It’s a crime how we treat the elderly in America. Disposable, burdensome, and no longer warranting dignity, we warehouse the old in an odd attempt to master our own fleeting mortality. We create buzzword balms like “assisted living”, “retirement community” and “senior hospice”, all in an attempt to avoid the more scandalous label “nursing home”. Adult children caring for their enfeebled parents have become a post-modern social phenomenon, a glorified gut check for often distant siblings and their inadvertently affected families. In her latest film, writer/director Tamara Jenkins explores the effect that infirmary has on The Savages—a brother and sister whose abusive father is slowly succumbing to dementia. Yet instead of investigating only the comic or dramatic possibilities of the story, the filmmaker falls into some often unnecessary quirk, rendering important themes and issues slightly surreal.
When we first meet the deteriorating Lenny Savage, he is scribbling obscenities in feces on his barely coherent girlfriend’s bathroom walls. When she eventually dies, her family wants nothing to do with the degenerating man. A call to his kids on the East Coast sets a series of events in motion. Wendy is a single NYC writer making ends meet as a temp while hoping to land an artist’s grant. Jon is a professor at a local upstate New York college. Together, the duo travel to Arizona, gather up their failing father, and place him in a local Buffalo care facility. Wendy hates it, seeing it as a less than honorable end for her dying dad. Jon couldn’t care less. He just wants the problem solved. Both are bothered by the notion of caring for a man who abandoned them 20 year before, yet his crimes against the family seem insignificant when compared to his present state. Still, for the Savages, this backhanded reunion is bringing the past into perspective—and they really don’t like what they see.
Walking precariously between real world gravitas and the far too isolated and idiosyncratic, The Savages is a wonderful premise undermined by some unnecessary pretense. It stands as a stoic effort, an excellent attempt at getting to the heart of the whole ‘kids caring for their parents’ problem. But with its lack of focus and frequent flights of unnecessary fancy, director Jenkins constantly corrals her ambitions. We can tell that this story strikes a nerve in the filmmaker. She fills the screen with passion, turning a pair of angst-driven artist types confronting the realities of life and death into a manifesto on humanity. But then the narrative drops in too many literary signatures—the sage Nigerian orderly, the world weary Polish girlfriend—and the film gets sidetracked. Perhaps if Jenkins had figured whose story this really is—Lenny’s, Jon’s, or Wendy’s—we’d feel a deeper emotional connection. But their father’s illness is not the catalyst we anticipate it being. Instead, The Savages marks it as part of a three act arc, and then forgets to properly finish it off.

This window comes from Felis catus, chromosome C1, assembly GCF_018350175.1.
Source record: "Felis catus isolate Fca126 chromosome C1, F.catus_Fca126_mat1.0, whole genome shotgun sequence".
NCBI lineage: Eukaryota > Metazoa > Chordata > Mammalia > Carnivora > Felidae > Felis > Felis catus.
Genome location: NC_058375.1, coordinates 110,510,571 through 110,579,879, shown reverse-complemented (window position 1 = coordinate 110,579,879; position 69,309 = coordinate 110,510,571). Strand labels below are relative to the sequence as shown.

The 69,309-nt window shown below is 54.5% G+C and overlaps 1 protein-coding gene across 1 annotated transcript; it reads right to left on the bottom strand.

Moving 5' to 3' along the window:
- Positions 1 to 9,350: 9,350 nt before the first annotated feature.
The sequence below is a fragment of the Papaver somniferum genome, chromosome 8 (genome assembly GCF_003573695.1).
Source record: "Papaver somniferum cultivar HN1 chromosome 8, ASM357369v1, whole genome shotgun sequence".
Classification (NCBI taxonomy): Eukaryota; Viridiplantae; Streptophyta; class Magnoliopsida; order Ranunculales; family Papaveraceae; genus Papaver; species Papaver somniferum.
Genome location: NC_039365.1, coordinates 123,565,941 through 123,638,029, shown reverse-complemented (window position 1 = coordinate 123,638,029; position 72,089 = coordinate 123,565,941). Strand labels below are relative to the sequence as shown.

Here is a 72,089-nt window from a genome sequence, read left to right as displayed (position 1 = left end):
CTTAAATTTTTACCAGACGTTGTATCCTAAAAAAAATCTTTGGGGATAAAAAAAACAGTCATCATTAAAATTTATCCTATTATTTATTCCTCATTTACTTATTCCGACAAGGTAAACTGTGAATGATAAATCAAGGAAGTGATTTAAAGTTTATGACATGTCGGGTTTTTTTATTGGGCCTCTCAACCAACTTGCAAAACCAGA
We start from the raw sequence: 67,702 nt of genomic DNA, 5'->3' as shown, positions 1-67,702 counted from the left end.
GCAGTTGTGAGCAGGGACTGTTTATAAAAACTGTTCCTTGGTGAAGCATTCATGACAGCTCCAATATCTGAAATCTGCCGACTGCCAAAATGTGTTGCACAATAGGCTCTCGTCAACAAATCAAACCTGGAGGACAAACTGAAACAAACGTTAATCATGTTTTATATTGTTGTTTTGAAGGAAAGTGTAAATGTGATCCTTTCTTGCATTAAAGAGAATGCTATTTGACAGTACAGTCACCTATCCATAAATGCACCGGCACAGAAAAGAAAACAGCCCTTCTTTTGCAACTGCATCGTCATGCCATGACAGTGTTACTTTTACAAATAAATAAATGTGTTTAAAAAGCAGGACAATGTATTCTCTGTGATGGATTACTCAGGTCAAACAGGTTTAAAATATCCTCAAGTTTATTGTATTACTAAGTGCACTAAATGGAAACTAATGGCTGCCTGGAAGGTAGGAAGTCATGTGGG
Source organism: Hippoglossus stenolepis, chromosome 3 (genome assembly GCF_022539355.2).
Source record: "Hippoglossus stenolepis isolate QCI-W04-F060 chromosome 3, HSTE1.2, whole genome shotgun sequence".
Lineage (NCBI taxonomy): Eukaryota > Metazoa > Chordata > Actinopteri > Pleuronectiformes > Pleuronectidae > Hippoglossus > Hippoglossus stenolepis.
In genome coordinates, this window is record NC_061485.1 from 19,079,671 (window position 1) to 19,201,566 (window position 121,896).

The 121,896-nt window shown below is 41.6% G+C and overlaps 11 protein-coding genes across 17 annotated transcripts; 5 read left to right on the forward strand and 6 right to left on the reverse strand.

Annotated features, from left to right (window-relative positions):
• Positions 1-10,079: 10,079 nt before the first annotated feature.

Lenny’s plight is indeed the most intriguing element here, probably because it’s the least self-centered. Both of his children live lives of proscribed isolation, existing within a wounded world of their own creation. Wendy can’t commit, looking for a “Daddy” to substitute for the clichéd father figure she never had. Yet that only partially explains her on again, off again trysts with in-it-for-the-sex middle aged married Larry. In fact, all throughout the film, she seems more interested in one-upping her professor brother than achieving a happy parental medium. Jon is also insular, but at least he appears functional. Sure, he can’t connect, allowing a three year relationship to fizzle because of an expired visa. Yet he’s not the volatile mess the movie hints at (we hear a great deal of innuendo about the physically abusive childhood he had at the hand of his dad). In many ways, The Savages is all set up. We keep waiting for the catharsis, the moment when the old wounds finally open, seep, and then start to heal. It never comes.